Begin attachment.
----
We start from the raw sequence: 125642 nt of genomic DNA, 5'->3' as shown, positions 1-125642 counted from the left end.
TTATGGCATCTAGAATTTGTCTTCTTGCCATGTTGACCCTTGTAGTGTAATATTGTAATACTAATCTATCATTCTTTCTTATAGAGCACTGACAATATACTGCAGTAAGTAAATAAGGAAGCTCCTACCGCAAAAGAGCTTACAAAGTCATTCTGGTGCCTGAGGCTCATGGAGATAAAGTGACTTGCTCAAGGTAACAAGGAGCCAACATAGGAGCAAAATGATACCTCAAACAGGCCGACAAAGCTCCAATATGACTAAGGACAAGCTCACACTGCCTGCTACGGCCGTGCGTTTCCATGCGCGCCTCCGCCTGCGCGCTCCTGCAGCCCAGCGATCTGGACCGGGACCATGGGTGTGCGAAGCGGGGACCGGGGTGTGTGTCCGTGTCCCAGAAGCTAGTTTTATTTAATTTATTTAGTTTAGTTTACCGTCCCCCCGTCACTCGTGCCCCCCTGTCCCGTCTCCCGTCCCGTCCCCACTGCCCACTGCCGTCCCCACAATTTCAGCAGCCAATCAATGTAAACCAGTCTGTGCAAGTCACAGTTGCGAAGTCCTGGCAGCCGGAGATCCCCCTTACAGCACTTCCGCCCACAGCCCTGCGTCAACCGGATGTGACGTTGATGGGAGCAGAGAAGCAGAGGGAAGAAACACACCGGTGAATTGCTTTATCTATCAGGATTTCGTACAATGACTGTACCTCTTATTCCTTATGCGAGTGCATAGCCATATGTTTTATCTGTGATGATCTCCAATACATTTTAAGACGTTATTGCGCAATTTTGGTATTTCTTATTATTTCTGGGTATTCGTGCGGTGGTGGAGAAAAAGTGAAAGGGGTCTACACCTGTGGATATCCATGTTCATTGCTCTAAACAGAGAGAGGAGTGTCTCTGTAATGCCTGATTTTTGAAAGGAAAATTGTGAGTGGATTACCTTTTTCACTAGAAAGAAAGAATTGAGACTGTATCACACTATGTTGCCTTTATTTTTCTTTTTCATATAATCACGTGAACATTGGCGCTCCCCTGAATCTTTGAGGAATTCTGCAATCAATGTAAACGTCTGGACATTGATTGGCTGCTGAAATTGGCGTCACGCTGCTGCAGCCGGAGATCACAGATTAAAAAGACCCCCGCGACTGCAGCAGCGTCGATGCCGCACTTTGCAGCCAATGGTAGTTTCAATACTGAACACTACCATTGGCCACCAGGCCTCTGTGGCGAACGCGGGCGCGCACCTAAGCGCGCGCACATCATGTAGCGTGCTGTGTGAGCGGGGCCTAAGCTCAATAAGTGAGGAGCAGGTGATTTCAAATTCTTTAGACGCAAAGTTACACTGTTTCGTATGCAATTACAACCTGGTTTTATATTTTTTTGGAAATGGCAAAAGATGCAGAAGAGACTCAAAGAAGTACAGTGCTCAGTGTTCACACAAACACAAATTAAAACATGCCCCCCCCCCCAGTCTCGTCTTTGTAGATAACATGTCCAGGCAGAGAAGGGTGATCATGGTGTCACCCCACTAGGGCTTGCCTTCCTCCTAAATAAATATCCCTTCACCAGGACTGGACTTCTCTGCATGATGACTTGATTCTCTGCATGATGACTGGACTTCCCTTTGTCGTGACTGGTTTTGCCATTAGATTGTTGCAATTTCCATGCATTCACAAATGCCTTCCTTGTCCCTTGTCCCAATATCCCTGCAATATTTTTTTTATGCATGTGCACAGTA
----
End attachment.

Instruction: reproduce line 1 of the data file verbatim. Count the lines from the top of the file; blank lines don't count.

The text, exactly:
We start from the raw sequence: 125642 nt of genomic DNA, 5'->3' as shown, positions 1-125642 counted from the left end.